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Project FiXootr: Chaindrive and Handlebars

by Nick

So, on Tuesday I got the rear wheel with fixed hub, and in all the excitement, I forgot to document the switch! Well, long story short, I put the tube and tire on the new wheel, removed the derailleur, shifter, rear brake and corresponding lever. So, this is what the chaindrive looks like now:



and the hub:



Nice, right? So, I still hate the handlebars, especially now that I’ve taken off the rear brake and shifter. I think they’re too wide, and the baby grip where the shifter went is now way too small. See, look:



Ew! So I ordered some Oury grips, in bright freakin’ orange:



And used my pipe cutter to shorten the bars to a new total length of about 39cm.



Once I’d cut both sides, I installed the new grips, and replaced the MTN lever with a little cross lever that sits closer to the stem.



And, the body shot:



How hot is that? So, now the bike is a proper fixed-gear, 52t on the chainring, 14t on the cog, which, with the 20″ wheels, is just below 70 gear inches. Don’t worry, by the way, if you don’t know what all that means – it’s bike-geek-speak.

Next, I’ll be ditching that grandma saddle for something a little more my style. I’ve also ordered bolts to replace two of the quick release levers that allow the bike to fold the way it does. As is, any jerk on the street could steal my seatpost, saddle and handlebars without much effort. With bolts, I’ll be able to lock the bike up on the street.

Previous installments:
Project FiXootr: The “Stempost”
Xootr, Nick. Nick, Xootr. Now play nice.

 
Burley nomad 269

11 Responses to “Project FiXootr: Chaindrive and Handlebars”

  1. Moe says:

    SWEEEEEEEEEET!!!!!!

  2. RL Policar says:

    Nick, you’re much taller than I am and when we had the Xootr, I felt like the stem was already too low. But I can’t beleive how low you have it!

    Can you post a pic of you on it just while your other bike is behind it. I’m just curious to see how the geometry is.

    Thanks

  3. Nick says:

    The stem on the Xootr is a little higher than my IRO. Check out this comparison:



    It also looks like I could maybe use a longer stem, but this is fine for now. My priority is getting rid of that saddle. Am I really that much taller than you? I’m 5’9″.

  4. RL Policar says:

    Yeah dude, everyone is taller than me…on a good day I stand about 5\’7\”.

    But those are great comparison shots. Thanks for posting them.

  5. John says:

    What’s the point of getting rid of the quick release levers? Doesn’t that defeat the purpose of it being a folding bicycle?

  6. RL Policar says:

    John,

    If he doesn’t use bolts then someone could steal the QR’s and his seat as well as his handle bars. If he needs to use the folding ability, then he can always put the QR’s back on.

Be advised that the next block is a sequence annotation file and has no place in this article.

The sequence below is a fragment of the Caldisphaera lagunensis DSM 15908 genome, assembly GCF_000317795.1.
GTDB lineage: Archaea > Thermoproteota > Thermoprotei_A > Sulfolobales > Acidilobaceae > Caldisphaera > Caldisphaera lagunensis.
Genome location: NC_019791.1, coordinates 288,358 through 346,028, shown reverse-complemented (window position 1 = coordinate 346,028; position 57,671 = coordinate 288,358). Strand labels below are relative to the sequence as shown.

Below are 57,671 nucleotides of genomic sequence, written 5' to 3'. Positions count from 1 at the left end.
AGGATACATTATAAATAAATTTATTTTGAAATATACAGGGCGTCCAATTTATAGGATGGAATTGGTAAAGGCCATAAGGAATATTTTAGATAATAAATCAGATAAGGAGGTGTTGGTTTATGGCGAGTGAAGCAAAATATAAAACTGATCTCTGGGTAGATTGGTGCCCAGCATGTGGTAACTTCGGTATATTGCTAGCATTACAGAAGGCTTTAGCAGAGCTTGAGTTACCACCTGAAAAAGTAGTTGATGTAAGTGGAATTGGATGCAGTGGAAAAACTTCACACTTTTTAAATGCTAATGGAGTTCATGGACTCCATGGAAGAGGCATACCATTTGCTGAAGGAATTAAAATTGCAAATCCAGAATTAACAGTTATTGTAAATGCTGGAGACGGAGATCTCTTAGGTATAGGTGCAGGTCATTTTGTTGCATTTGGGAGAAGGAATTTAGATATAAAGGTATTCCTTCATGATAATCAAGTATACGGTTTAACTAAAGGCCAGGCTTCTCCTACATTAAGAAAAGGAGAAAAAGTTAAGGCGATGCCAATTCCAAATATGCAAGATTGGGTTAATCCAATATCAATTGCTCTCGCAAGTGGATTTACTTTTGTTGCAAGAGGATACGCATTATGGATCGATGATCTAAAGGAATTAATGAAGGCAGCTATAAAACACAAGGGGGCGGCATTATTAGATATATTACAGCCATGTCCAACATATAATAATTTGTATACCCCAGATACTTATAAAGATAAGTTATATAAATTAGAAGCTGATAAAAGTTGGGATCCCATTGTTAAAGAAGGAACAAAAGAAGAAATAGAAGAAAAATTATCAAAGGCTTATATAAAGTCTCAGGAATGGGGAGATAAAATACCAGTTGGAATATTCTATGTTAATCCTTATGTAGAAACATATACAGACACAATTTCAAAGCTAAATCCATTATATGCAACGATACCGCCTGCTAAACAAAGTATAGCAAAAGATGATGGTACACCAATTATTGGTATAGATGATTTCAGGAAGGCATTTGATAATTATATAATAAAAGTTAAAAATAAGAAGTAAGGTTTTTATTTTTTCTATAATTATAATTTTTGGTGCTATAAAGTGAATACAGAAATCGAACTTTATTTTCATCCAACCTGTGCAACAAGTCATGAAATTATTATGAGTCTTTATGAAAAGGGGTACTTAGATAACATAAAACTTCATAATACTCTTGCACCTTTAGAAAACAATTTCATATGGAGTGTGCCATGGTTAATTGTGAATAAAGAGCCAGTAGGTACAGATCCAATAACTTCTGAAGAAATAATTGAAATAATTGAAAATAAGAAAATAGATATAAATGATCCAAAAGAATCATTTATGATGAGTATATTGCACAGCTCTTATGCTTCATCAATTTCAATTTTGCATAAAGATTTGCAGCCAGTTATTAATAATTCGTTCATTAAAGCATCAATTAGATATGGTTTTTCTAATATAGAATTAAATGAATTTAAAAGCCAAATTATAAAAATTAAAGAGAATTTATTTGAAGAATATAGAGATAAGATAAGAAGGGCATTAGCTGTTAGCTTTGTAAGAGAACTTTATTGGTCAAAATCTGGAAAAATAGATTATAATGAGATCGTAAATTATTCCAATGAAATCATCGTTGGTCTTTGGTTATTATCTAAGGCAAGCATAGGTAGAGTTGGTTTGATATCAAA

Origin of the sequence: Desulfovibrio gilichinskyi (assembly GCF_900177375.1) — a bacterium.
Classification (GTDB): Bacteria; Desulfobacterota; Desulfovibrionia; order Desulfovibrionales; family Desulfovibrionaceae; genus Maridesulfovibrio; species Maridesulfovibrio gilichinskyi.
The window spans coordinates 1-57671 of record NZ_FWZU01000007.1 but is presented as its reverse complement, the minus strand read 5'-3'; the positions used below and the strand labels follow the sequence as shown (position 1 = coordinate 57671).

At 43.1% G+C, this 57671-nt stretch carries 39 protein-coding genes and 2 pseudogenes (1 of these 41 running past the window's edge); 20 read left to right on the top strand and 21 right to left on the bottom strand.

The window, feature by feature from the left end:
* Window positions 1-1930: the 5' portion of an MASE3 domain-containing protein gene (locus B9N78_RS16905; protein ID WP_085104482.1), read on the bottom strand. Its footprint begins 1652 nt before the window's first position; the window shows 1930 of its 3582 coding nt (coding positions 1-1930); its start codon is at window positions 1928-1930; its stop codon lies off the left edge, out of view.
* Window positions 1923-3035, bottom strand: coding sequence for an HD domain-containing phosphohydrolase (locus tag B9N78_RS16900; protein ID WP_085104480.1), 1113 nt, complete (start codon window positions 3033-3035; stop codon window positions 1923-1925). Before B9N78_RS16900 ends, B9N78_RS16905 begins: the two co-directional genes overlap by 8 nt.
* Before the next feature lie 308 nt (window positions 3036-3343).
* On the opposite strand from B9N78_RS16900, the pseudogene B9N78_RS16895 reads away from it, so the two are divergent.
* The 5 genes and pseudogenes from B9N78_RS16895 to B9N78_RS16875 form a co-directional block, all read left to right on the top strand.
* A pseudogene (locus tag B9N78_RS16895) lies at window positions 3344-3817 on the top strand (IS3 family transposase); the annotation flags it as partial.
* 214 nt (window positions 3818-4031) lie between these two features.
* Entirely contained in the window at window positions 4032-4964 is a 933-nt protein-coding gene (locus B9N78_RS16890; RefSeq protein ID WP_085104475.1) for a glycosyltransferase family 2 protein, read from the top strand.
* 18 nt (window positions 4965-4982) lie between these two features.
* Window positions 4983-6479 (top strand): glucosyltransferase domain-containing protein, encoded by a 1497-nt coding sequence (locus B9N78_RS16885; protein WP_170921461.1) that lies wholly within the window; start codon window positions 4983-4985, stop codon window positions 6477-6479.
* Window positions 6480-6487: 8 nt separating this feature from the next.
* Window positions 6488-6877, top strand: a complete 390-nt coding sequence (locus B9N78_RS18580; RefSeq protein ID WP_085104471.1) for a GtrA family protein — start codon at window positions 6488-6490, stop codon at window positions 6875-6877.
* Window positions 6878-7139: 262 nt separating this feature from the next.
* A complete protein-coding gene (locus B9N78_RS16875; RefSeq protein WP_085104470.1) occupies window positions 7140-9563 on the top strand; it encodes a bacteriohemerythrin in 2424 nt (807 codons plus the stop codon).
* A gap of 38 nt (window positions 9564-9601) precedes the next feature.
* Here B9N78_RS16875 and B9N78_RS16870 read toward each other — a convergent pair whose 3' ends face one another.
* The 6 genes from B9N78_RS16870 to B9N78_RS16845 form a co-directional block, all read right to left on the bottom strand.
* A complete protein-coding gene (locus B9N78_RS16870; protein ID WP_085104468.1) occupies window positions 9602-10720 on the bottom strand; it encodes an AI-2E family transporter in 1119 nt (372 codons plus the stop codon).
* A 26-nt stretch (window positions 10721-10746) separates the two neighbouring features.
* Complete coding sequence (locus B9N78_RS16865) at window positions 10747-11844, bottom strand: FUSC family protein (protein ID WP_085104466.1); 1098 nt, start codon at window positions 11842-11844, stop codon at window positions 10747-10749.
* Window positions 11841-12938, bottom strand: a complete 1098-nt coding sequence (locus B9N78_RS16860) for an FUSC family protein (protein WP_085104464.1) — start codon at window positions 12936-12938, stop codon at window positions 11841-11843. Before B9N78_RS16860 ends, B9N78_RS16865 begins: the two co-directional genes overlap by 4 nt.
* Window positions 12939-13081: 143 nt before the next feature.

7. Nick says:

    John: What’s the point of having a bicycle if I can’t lock it up outside?

    The QR levers are seatpost binders, which I’m replacing with hex bolt binders – I’m not welding the damn thing open. All I have to do if I want to fold the bike is whip out my allen key (and yes, I am the kind of guy that carries a set of allen keys), loosen the two bolts, fold the bike, tighten the bolts, and I’m set. The bolts will not interfere with the bikes folding ability, they just add a minute or two to the process.

    A lot of people have the wrong idea about folding bicycles, thinking that buying one means not having to lock it up, since you can just bring it wherever you’re going. Not true, at least not with most folding bikes available. They get smaller than a regular bike, but not so small that you can toss them in your backpack.

  8. James says:

    Nick:

    Very nice work! Aside from the saddle, all that’s left for you to do is to throw-on some light and fast tires (the stock Kendas are pretty heavy).

    Here, have a look at my Swift fixie: http://velospace.org/node/1235

    I went with a Velocity aero rim laced to a 32H 130mm Surly road flip-flop hub (47mm chainline), ripped-out the stock 68×116 bottom bracket and replaced it with a Shimano 68×107 UN-53 bottom bracket (with the 50T chainring mounted on the outside of the crank spider yields a 48mmm chainline).

  9. James says:

    Nick:

    Oh yeah, a couple things I forgot to add: you can take crescent wrench to the those rear brake boss posts, and if you want to ditch the chainring guard, get yourself a set of single-stack BMX chainring bolts.

  10. Nick says:

    Wow, thanks for the advice, James! I wasn’t sure if I could take off the brake posts; now I know. I was considering some lighter, narrower tires, since the Swift is still heavier than my IRO. I did manage to find a fixed/fixed flip-flop hub with a 52mm chainline, though, so I didn’t have to replace the BB.

    Nice looking bike!

  11. James says:

    Nick:

    You can easily drop about a pound on the bike: the stock Kenda tires are almost 90gm per tire heavier than comparably sized kevlar belted Primo Comet tires (the Kendas are non-kevlar), and the oversized 1.50-1.75 tubes are ~40gm heavier than properly sized 1.25-1.50 tubes. That’s already 1/2 pound. Depending on your replacement saddle, you can also drop another ~200gm there. Dump the chainring guard and longer chainring bolts for shorter single-stack bolts (the bolts are steel and thus a good cheap opportunity to drop some additional grams).

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